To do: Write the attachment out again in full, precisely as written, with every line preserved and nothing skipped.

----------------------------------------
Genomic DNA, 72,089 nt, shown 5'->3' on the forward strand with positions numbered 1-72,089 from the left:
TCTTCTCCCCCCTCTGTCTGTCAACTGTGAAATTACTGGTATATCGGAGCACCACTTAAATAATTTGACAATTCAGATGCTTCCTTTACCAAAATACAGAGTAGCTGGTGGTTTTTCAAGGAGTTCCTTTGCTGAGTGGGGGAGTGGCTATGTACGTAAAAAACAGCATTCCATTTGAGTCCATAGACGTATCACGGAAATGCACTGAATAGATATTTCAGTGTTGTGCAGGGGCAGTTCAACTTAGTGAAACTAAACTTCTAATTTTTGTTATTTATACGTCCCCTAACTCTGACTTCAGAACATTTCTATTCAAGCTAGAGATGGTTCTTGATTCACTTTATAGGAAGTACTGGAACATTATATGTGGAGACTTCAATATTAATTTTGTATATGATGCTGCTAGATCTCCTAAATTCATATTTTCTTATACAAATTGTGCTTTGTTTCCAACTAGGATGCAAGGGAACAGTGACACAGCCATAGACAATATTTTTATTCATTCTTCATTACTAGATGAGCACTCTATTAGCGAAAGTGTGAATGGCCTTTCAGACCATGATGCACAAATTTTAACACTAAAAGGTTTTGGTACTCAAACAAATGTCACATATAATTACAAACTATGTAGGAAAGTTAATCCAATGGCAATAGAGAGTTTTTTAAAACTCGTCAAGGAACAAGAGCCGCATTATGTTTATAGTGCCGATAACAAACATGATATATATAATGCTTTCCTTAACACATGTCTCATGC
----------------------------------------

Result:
Genomic DNA, 72,089 nt, shown 5'->3' on the forward strand with positions numbered 1-72,089 from the left:
TCTTCTCCCCCCTCTGTCTGTCAACTGTGAAATTACTGGTATATCGGAGCACCACTTAAATAATTTGACAATTCAGATGCTTCCTTTACCAAAATACAGAGTAGCTGGTGGTTTTTCAAGGAGTTCCTTTGCTGAGTGGGGGAGTGGCTATGTACGTAAAAAACAGCATTCCATTTGAGTCCATAGACGTATCACGGAAATGCACTGAATAGATATTTCAGTGTTGTGCAGGGGCAGTTCAACTTAGTGAAACTAAACTTCTAATTTTTGTTATTTATACGTCCCCTAACTCTGACTTCAGAACATTTCTATTCAAGCTAGAGATGGTTCTTGATTCACTTTATAGGAAGTACTGGAACATTATATGTGGAGACTTCAATATTAATTTTGTATATGATGCTGCTAGATCTCCTAAATTCATATTTTCTTATACAAATTGTGCTTTGTTTCCAACTAGGATGCAAGGGAACAGTGACACAGCCATAGACAATATTTTTATTCATTCTTCATTACTAGATGAGCACTCTATTAGCGAAAGTGTGAATGGCCTTTCAGACCATGATGCACAAATTTTAACACTAAAAGGTTTTGGTACTCAAACAAATGTCACATATAATTACAAACTATGTAGGAAAGTTAATCCAATGGCAATAGAGAGTTTTTTAAAACTCGTCAAGGAACAAGAGCCGCATTATGTTTATAGTGCCGATAACAAACATGATATATATAATGCTTTCCTTAACACATGTCTCATGC